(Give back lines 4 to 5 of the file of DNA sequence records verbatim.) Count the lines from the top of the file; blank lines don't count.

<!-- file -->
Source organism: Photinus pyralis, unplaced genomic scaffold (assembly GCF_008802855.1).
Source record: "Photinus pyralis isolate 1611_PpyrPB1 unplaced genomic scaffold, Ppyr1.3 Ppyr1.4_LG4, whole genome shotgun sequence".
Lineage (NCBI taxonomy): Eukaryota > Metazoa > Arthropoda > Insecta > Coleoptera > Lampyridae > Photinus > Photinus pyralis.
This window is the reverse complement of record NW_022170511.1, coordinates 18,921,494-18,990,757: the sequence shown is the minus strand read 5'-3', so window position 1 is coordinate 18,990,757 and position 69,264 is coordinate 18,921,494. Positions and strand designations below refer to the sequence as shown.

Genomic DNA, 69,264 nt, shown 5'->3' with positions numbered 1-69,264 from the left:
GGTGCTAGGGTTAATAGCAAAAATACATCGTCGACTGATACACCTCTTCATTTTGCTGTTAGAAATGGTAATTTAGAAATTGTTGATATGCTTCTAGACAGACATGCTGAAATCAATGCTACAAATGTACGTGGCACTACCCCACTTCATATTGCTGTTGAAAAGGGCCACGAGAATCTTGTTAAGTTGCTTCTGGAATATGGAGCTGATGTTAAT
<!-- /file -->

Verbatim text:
This window is the reverse complement of record NW_022170511.1, coordinates 18,921,494-18,990,757: the sequence shown is the minus strand read 5'-3', so window position 1 is coordinate 18,990,757 and position 69,264 is coordinate 18,921,494. Positions and strand designations below refer to the sequence as shown.

Genomic DNA, 69,264 nt, shown 5'->3' with positions numbered 1-69,264 from the left: